Wilkinson's upcoming film work includes Bryan Singer's World War II-era drama "Valkyrie," with Tom Cruise; the drama "Duplicity," with Julia Roberts and Clive Owen under the direction of Tony Gilroy; and Malcolm Venville's "44-Inch Chest," with Ian McShane and John Hurt. His additional film credits include "Dedication," with Billy Crudup and Mandy Moore; Woody Allen's "Cassandra's Dream," with Colin Farrell and Ewan McGregor; Christopher Nolan's "Batman Begins"; "Eternal Sunshine of the Spotless Mind," with Kate Winslet and Jim Carrey; "The Last Kiss," starring Zach Braff; "Stage Beauty," with Billy Crudup; "Wilde"; "The Governess," opposite Minnie Driver; Ang Lee's "Sense and Sensibility"; "Smilla's Sense of Snow"; Gillian Armstrong's "Oscar and Lucinda"; "Ride with the Devil"; "The Importance of Being Earnest"; "Girl with a Pearl Earring," starring Scarlett Johansson and Colin Firth; Roland Emmerich's "The Patriot"; "A Good Woman"; "Ripley Under Ground"; "The Exorcism of Emily Rose"; and "Separate Lies," with Emily Watson and Rupert Everett. His other notable television credits include such longform projects as the HBO movie "The Gathering Storm" and the BBC telefilm "Measure for Measure," to name only a few.
An accomplished stage actor, Wilkinson has played the role of John Proctor in "The Crucible" at the Royal National Theatre; the title role in "King Lear" at the Royal Court; the role of Dr. Stockmann in the award-winning West End production of "Enemy of the People," with Vanessa Redgrave; a London Critics Circle Award-winning performance in "Ghosts"; and David Hare's production of "My Zinc Bed," with Julia Ormond.
THANDIE NEWTON (Stella)
THANDIE NEWTON (Stella) next stars in Oliver Stone's political biopic "W," in which she portrays Condoleezza Rice. She is currently filming the epic drama "2012," under the direction of Roland Emmerich.
Newton previously won a BAFTA Award for Best Supporting Actress for her performance in the Oscar-winning Best Picture "Crash." In addition, she shared in a Screen Actors Guild Award and a Critics Choice Award for Outstanding Cast Performance as part of the film's all-star ensemble cast. Newton more recently earned praise for her work in Gabriele Muccino's critically acclaimed box office hit "The Pursuit of Happyness," in which she played the estranged wife of Chris Gardner, portrayed by Will Smith.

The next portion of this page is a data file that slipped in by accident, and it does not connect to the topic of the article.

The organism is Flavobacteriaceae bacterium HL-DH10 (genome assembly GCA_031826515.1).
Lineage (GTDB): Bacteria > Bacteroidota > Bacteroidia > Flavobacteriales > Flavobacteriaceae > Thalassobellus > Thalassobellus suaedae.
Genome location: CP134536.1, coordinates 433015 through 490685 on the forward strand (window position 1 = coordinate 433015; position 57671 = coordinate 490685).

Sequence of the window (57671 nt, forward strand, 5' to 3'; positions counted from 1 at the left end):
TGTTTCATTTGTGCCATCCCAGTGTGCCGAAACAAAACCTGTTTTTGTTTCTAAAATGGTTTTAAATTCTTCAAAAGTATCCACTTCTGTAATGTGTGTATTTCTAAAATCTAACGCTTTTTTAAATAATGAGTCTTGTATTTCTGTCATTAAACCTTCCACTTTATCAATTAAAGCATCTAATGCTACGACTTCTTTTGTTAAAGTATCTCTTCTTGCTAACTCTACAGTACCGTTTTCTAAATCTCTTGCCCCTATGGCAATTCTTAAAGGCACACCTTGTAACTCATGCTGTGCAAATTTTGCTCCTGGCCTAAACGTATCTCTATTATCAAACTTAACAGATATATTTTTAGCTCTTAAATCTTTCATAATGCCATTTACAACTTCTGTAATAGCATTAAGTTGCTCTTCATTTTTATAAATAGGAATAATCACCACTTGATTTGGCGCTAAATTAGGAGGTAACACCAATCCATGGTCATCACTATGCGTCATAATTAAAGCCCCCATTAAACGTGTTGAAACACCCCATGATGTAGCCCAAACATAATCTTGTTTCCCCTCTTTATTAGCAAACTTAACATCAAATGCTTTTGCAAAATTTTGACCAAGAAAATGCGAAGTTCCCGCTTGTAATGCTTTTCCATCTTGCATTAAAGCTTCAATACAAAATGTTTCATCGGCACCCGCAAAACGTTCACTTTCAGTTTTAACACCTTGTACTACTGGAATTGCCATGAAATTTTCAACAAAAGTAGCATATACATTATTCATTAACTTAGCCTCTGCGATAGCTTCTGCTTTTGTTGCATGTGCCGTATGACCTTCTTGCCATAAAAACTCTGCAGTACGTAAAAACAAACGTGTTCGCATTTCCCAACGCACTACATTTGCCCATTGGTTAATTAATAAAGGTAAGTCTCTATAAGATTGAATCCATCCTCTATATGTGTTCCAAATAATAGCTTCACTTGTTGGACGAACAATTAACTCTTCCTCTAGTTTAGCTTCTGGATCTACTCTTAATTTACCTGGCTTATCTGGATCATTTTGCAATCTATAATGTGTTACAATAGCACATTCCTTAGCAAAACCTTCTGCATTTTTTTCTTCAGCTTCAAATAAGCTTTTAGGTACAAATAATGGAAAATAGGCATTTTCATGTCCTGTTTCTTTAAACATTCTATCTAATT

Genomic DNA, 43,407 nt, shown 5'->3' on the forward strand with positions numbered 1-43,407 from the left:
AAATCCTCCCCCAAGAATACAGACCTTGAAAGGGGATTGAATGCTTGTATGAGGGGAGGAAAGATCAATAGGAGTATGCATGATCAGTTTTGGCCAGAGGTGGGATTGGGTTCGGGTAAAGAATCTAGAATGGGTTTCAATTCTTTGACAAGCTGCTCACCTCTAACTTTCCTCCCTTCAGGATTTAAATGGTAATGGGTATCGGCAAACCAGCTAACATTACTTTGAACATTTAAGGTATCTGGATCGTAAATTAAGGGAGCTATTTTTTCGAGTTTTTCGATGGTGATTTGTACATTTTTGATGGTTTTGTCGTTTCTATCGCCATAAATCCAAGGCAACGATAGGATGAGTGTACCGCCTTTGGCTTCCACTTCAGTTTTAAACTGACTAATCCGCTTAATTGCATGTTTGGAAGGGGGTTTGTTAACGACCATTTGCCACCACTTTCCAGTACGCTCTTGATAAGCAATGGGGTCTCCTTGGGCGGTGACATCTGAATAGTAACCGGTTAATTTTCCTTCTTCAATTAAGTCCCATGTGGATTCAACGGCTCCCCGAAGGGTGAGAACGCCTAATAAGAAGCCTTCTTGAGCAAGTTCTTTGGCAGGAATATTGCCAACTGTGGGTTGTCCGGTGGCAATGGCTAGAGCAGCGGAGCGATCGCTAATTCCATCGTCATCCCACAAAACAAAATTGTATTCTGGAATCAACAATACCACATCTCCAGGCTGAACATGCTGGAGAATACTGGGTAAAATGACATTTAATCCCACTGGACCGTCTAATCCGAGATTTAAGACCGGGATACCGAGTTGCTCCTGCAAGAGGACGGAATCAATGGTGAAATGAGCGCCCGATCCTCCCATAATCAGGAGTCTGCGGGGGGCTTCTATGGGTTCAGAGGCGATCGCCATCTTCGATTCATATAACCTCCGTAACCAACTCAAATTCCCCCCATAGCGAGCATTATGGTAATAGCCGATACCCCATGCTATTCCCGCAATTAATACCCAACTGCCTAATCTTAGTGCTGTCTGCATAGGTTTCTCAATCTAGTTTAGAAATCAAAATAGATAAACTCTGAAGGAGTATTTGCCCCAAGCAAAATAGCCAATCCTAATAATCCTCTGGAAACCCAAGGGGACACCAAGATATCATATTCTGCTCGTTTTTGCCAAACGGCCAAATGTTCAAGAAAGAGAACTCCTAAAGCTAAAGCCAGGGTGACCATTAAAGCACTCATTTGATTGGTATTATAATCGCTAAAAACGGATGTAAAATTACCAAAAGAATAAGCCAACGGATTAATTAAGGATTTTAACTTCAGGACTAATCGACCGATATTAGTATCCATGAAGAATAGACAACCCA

At age 16, while studying modern dance at the Arts Educational School, she won the lead role in the critically acclaimed 1990 coming-of-age film "Flirting," playing a Ugandan girl isolated in an Australian ladies academy who begins a romance with a teenage boy from a neighboring boarding school. After completing the film, Newton returned to England to continue her education, earning a B.A. with honors in anthropology at Cambridge University.
While pursuing her degree, Newton continued to act in feature films, working with several acclaimed directors. Her early credits included Neil Jordan's "Interview with the Vampire," starring Tom Cruise and Brad Pitt; James Ivory's biopic "Jefferson in Paris," in which she played Sally Hemings; Vondie Curtis Hall's comedy-drama "Gridlock'd," with Tupac Shakur and Tim Roth; and Bernardo Bertolucci's "Besieged."
In 1998, Newton received critical praise for her performance in the title role of Jonathan Demme's "Beloved," the film adaptation of Toni Morrison's novel, produced by and starring Oprah Winfrey. She later reunited with Demme to star opposite Mark Wahlberg in the 2002 contemporary romantic thriller "The Truth About Charlie," inspired by the 1963 classic "Charade." Newton's additional film credits include John Woo's action hit "Mission: Impossible II," opposite Tom Cruise, and the indie comedy "Run, Fat Boy, Run," directed by David Schwimmer.
On television, Newton had a recurring role on NBC's hit drama "ER," playing Noah Wyle's love interest, an African aid worker named Kem. The role marked Newton's American television debut.
Earlier this year, Newton visited Mali to bring attention to the work of international relief and development charity World Vision and their collaboration with Volvic. The program will provide over six billion litres of clean water to hundreds of thousands of people living in Africa. There, she met with people directly benefiting from the campaign and personally witnessed the difference a well can make in a community.